In 1978 Bob’s Funny Car was engulfed in flames at Castlereagh – his first fire.

“I had been under my car at home doing the bearings when I was called to the phone. You should never do that. I came back and put the sump on, but I’d undone a cap and hadn’t done it back up. So when I got to three-quarter track it let go. The fire was so bad and I was getting so hot that I undid my belt and I jumped up on my haunches because I was getting out. I thought the car had gone into the bush on the right, so I bailed out the left window, but the car had gone in on the left and I’m running around covered in burning oil setting the bush on fire. The fire crew guy who got to me put the fire out and carried me out, getting burns all over his belly. They laid me on the ground and were peeling my firesuit off when Ken, my crewman, got there, and he thought they were peeling my skin off! It wasn’t widely reported, but I nearly burnt to death!”

At the end of 1978 Bob scored a drive in Ed Stipanovich’s ‘Sindicate’ Mustang nitro Funny Car. The car had great potential, but Bob had only limited success at the wheel.

“The problem we had was that nobody knew how to tune the clutch, so I’d be laying rubber and smoking the tyres all over the track,” he says.

Bob called time on the first phase of his drag racing career in 1979.

“It was just money that stopped us in 1979,” he says. “All those years that I raced, I’d worked nights pulling beers and my wife worked as a hairdresser, and every cent we ever had went into it. I had nothing, but we had a race car. We were well past the stage of thinking that maybe we ought to buy some furniture, or caring that we had an oven door that wouldn’t close properly.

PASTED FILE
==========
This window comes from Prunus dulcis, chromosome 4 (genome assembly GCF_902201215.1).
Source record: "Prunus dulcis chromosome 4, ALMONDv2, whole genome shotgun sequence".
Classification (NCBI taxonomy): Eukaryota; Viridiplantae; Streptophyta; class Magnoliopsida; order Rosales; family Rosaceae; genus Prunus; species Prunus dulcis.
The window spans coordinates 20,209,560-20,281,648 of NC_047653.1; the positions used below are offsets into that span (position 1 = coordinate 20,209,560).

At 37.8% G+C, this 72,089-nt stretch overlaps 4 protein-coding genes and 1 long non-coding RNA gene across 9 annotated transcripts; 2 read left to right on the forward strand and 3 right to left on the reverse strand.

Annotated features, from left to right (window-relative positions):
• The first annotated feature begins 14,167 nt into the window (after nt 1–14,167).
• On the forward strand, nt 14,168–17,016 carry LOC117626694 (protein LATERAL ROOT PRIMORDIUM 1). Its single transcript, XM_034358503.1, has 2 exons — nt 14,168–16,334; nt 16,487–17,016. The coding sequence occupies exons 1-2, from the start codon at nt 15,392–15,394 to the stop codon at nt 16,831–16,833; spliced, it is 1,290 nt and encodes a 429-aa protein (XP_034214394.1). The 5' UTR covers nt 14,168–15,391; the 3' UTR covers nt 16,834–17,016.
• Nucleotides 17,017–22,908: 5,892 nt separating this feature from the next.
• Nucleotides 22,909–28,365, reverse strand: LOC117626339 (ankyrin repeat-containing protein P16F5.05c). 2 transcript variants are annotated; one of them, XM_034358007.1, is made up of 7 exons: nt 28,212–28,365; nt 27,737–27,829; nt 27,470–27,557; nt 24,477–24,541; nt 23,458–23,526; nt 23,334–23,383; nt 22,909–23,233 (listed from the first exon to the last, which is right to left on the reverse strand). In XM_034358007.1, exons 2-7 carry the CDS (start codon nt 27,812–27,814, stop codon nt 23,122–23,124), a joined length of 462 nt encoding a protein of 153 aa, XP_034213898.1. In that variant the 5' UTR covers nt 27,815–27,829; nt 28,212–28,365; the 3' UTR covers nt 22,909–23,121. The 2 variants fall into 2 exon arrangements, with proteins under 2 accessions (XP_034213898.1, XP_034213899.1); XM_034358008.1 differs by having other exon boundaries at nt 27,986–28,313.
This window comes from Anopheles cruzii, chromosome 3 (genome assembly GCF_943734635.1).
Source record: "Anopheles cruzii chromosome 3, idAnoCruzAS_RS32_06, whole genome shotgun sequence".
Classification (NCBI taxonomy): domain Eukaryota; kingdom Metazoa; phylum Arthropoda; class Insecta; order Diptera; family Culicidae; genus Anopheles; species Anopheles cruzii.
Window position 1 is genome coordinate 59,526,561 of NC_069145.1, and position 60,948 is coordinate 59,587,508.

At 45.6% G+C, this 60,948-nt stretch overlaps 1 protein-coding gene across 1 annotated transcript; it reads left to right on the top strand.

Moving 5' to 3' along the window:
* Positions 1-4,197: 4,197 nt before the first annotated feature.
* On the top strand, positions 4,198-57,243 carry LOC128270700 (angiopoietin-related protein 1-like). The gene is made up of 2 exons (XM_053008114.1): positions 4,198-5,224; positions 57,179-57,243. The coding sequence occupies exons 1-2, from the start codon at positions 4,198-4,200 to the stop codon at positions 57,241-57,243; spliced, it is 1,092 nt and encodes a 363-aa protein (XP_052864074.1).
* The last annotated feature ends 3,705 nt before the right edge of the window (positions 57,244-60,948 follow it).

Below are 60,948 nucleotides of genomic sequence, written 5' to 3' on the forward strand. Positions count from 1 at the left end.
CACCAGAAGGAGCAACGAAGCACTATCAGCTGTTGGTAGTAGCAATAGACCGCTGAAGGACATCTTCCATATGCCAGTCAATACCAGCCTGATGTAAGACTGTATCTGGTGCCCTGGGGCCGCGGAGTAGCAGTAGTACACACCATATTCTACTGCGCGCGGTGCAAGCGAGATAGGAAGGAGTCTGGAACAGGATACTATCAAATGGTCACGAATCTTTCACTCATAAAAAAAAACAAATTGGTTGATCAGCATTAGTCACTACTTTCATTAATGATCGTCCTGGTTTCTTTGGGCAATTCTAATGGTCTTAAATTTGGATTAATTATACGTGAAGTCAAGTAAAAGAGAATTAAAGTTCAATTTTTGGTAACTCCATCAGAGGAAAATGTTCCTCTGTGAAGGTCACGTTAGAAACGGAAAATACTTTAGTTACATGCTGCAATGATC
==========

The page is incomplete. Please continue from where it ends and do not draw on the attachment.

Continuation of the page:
“After we stopped racing the marriage fell apart too, so the marriage was all about what we did at Castlereagh, I think.”

Bob drove Ed Stipanovich’s ‘Sindicate’ Mustang in 1979, but was hamstrung by a lack of knowledge in the team on how to tune the clutch. Graeme Cowin had those skills and took over the driving

But Bob came back for big second act when drag racing returned to Sydney at Eastern Creek in 1990, piloting a series of Funny Cars, including a nitro-fuelled one that seriously injured and burnt him in a crash at Calder Park in 1998.

Bob bought this Barracuda alcohol Funny Car from Adelaide racer Kevin Christerson after a $10,000 win on the pokies, hence the name The Gambler. Bob was always a favourite with the crowds and had a never-ending string of T-shirts with current messages about his racing

“The fuel tank split off the startline and I hit the wall, knocking me unconscious,” he says. “The car continued down the track at about 70mph, burning badly, and came to a stop past the finish line when it veered across the strip into the other wall.

“I woke up in the helicopter on the way to hospital, and then again at hospital as they were cutting off my ex-John Force firesuit. I had a red, burnt, swollen face, no eyebrows and second-degree burns to my hands [the gloves had melted in the fire]. My brother, who lives in Melbourne, put me on a plane for home and told me: ‘Look down because if anybody sees your face you’ll frighten them.’ These are the consequence of an amateur – me – trying to race on nitro.”